Nobody does oysters like Louisiana, and ’tis the season to get in on these local delicacies. The time is almost here for the 2013 New Orleans Oyster Festival. Come June 1, Woldenberg Park will become a stomping ground for lovers of New Orleans seafood and music, and let’s not forget the plethora of oyster-inspired dishes, including ice-cold, freshly-shucked oysters for your slurping pleasure. Here’s what’s going down June 1 and 2 at the New Orleans Oyster Festival.
The Stooges Brass Band kicks things off at 10:30 a.m. on Saturday and the crowd will no doubt go wild for their hits “Wind it Up” and “Stooges Party.” Wear comfortable shoes because these guys will definitely have everyone on their feet. Watch some serious shucking talent at the P&J shucking contest at noon. Joe Nichols closes out the day with a performance starting at 5:15 p.m.
Sunday promises just as much fun (and food) with a lineup including the Revivalists, the Brass-A-Holics and The Gin Blossoms. Be sure to catch ACME Oyster House’s Oyster Eating Contest at 11:45 a.m. to see if Sonya “The Black Widow” Thomas can beat her 2011 record of 47 dozen in eight minutes.
Entertainment aside, Oyster Fest has an incredible list of restaurant participants this year and all vendors (more than 20 this year) are required to serve at least one oyster dish. Those who aren’t keen on the briny beauties, or those who want to take advantage of the full spectrum of New Orleans eats, can enjoy things like Jacques Imo’s slow roasted duck poboy, Galatoire’s Shrimp Remoulade and Cafe Reconcile’s duck and lamb meatballs with sweet potato grits. Non-oyster eaters can rest assured they will not leave hungry!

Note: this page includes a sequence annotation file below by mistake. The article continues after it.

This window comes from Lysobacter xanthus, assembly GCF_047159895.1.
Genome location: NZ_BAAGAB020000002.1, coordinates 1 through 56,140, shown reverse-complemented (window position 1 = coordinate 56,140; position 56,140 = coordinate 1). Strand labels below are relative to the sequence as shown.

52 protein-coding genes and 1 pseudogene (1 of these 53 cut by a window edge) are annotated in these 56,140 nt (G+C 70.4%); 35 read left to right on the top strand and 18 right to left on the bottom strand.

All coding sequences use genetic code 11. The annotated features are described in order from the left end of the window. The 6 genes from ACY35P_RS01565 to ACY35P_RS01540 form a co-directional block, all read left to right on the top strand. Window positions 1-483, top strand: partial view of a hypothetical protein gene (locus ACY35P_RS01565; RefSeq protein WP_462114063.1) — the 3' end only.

I am particularly excited to try the oyster dishes that showcase the unique flavor and culinary versatility of this delicious mollusk. Rio Mar’s chilled raw oysters sound normal enough, but they up the ante by topping them with a Mignonette sorbet. A sauce made traditionally from minced shallots, either red or white wine vinegar, peppercorns and oftentimes some sugar, a Mignonette transformed into a chilled sorbet to accompany cold oysters sounds just heavenly. Also on my list is Elizabeth’s Oyster Foie Gras, Superior Seafood’s Oyster Quesadillas, Cafe Hope’s Louisiana Oyster Rockafeller Soup with Herbsaint and Oyster Crackers, Arnaud’s Shrimp and Oyster Eggrolls, and Grand Isle’s Oyster Gazpacho Shooters. Clearly, there’s no wrong way to enjoy an oyster!
After all of those salty oysters, you’re sure to want something sweet. Save some room for Antoine’s Baked Alaska, Desire Oyster Bar’s bread pudding with whiskey sauce, GW Fin’s strawberry shortcake, or an original New Orleans snoball.
Over the years, Oyster Fest has gained tremendous popularity, bringing people from all over the South to celebrate and support the cultivation and preservation of Louisiana oysters. They are not just a menu staple in our restaurants, oysters are a way of life for many people here in Louisiana. On June 1 and 2 you can show your support by festin’ along the Mississippi River. See y’all out there!
New Orleans Oyster Festival
June 1 and 2
Cash only for food and drink
Emily Smith is a native New Orleanian and writer of Fleurdelicious. She is enthusiastic about food here, there, everywhere!